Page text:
I also believe that religion promotes tribalism, and judgement of those that are different than we are. I find support for this belief in passages from both the Bible and Quran, as well as from personal experience. When my son was 3 years old, we drove past a shirtless man who was jogging on a sweltering summer day. My son immediately piped up to inform me that, “that man is doing something bad!” I tried to engage my son in a discussion about how the Mormon idea of modesty that he learns about at church is heavily influenced by a particular culture (I didn’t use that language of course, but rather tried to chat about how different people have different ideas about what is appropriate for different situations, and provided some examples that would be familiar to him). But try as I did, I couldn’t seem to get him off of the idea that he absolutely knew the correct standard by which everyone should dress, having learned about it at church, and that anything else was unequivocally WRONG. Due to my continued challenging of these sorts of ideas, I think my son has a somewhat more nuanced view of the world at age 7 than he did at age 3, but the conversation definitely left me with the impression that it was exposure to our religion that had supported his dogmatically judgemental attitude, and that without that being challenged, such an attitude could easily persist beyond childhood.
And am I the only one who thinks that the 3 big monotheistic religions placing the stamp of divine approval on racism, misogyny, and slavery had a significant role in the perpetuation of these evils up to the modern day?
All I’m saying here is that I do believe religion has and does cause some significant harms, and I feel like the majority of thinking people would have to agree. Is Aslan correct in suggesting that people bring an awful lot of who they are based on other influences to the embodiment of their religion? Absolutely. Is it reasonable to describe it as a one way street, where the existing body making up a religion doesn’t influence the person practising it at all? Absolutely not. And the fact that people know that is why trying to tell them otherwise actually makes them more susceptible to Islamophobia.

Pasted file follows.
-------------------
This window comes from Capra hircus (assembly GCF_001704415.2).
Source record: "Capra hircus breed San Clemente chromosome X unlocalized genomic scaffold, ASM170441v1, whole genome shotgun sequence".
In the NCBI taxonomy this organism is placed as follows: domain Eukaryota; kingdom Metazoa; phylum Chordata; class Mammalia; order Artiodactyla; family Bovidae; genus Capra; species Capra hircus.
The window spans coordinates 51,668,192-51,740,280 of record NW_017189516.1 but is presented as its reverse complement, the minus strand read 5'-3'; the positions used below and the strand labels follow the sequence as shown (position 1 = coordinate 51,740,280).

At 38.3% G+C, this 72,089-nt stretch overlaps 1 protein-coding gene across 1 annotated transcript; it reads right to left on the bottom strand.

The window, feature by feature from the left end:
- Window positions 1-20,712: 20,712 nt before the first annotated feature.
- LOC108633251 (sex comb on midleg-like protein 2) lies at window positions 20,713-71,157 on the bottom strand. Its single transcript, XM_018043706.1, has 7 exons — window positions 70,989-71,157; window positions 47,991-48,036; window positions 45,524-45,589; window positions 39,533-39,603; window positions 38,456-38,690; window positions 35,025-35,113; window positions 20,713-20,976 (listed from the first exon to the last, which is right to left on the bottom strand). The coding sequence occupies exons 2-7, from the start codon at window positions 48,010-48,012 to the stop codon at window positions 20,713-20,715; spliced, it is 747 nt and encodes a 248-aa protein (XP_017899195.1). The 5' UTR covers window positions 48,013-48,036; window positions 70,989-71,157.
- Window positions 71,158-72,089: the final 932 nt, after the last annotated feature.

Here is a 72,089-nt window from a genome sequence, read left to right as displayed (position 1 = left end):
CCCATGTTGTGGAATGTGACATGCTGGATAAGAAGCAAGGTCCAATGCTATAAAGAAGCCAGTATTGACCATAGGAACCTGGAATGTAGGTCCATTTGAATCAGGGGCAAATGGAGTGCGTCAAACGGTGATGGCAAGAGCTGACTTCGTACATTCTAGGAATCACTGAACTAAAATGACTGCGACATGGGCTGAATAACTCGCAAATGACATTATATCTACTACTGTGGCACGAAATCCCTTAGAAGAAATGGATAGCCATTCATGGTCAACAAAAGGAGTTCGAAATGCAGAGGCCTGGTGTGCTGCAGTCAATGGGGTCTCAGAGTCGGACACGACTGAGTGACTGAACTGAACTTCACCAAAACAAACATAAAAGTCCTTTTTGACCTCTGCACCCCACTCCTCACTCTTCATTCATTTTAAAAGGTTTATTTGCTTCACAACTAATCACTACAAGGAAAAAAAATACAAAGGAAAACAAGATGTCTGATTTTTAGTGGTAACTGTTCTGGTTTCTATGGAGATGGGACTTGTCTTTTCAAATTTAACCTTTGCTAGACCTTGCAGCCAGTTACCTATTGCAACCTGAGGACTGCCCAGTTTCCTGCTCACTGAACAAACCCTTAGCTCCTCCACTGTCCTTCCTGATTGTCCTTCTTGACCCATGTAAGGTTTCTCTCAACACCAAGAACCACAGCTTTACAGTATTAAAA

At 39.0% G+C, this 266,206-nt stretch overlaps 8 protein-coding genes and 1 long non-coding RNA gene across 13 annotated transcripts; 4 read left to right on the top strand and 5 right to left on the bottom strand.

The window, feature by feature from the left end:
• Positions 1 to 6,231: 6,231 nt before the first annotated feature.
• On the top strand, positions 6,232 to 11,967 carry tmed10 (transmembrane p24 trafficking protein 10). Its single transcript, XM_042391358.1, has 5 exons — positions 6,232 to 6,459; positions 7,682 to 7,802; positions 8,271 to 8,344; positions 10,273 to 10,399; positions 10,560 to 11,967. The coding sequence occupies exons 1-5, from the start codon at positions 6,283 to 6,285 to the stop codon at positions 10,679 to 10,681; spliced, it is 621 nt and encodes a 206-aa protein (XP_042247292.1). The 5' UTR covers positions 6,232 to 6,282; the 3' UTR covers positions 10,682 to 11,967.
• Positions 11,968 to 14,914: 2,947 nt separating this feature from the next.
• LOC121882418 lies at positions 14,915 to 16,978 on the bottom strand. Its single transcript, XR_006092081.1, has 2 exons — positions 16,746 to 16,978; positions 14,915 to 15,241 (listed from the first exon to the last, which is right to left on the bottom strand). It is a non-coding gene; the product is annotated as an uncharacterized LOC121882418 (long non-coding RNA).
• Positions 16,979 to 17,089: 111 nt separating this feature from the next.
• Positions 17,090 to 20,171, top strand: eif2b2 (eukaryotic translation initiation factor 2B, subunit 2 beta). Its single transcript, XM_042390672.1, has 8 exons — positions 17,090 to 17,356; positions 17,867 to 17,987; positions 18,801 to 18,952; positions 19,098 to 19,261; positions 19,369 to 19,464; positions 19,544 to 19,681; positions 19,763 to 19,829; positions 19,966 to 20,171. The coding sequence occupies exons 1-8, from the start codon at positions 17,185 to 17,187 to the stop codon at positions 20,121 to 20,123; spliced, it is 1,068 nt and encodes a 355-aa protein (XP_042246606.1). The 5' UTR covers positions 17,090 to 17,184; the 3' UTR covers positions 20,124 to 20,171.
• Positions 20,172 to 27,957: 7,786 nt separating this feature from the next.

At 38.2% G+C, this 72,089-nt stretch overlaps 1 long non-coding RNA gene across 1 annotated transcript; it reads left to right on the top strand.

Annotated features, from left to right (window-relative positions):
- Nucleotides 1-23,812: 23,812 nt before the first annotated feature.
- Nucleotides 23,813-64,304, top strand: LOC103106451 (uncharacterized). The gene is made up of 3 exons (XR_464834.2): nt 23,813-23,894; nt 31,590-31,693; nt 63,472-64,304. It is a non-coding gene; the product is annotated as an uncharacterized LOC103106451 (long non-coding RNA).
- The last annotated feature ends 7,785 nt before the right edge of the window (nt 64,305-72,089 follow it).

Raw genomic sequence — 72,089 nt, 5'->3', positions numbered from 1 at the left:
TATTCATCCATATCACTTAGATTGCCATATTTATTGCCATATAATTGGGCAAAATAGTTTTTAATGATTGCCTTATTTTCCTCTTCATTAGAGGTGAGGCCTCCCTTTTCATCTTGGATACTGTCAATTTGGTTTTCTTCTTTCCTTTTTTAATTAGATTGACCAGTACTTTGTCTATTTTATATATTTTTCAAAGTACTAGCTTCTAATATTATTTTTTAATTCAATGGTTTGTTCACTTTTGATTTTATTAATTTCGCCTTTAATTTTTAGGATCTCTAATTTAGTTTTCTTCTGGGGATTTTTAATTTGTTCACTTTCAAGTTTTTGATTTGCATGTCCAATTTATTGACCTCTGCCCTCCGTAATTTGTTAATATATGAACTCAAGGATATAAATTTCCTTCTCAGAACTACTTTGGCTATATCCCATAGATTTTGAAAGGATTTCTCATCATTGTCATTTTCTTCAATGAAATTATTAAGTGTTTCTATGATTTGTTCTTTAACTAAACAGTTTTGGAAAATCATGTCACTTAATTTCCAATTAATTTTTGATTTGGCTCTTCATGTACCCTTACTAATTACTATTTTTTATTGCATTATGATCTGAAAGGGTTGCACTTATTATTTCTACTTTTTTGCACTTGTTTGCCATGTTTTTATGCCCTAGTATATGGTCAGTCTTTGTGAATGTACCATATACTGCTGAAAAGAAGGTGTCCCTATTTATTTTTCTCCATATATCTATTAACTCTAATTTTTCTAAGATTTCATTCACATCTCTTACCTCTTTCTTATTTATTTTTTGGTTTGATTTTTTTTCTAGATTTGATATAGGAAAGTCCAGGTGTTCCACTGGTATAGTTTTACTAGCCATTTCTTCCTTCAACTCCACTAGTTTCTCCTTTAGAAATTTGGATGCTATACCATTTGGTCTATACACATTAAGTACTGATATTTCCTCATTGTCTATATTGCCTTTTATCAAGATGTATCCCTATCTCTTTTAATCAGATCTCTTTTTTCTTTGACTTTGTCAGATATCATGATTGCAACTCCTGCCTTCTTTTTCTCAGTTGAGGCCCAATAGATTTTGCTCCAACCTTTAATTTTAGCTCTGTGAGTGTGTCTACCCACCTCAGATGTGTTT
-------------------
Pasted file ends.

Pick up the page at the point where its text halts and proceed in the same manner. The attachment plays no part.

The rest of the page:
If I tell someone that, “[with every] religion in the world [what that religion is like] depends [only] on what you bring to it,” when they encounter an article telling them that the worst ten countries in the world for gender equality are Muslim majority countries, and featuring several verses from the Quran that seem to show Islamic support for these characteristics, they’re not going to believe me.
And they shouldn’t. Because there are elements of Islam and Christianity that do promote gender inequality. Just as the above referenced article does with Islam, I might point out that the New Testament places men in a position of authority over women, and instructs women to be silent and submit to their husbands as to God, and that 3 of the 4 worst US states for gender equality are also the states with the highest proportions of Mormons.
Instead of trying to tell people that religion bears no responsibility for the awful acts committed in its name, wouldn’t be a bit more authentic to acknowledge that religion has an ugly side? I feel like if we did, that people wouldn’t get so freaked out when the Islamophobes of the world make statements indicating just that. And maybe, just maybe, we could even help the Christian majority of Canadians identify something they have in common with Muslims: membership in a religion that is not entirely good or entirely bad in the impact it has had on the world.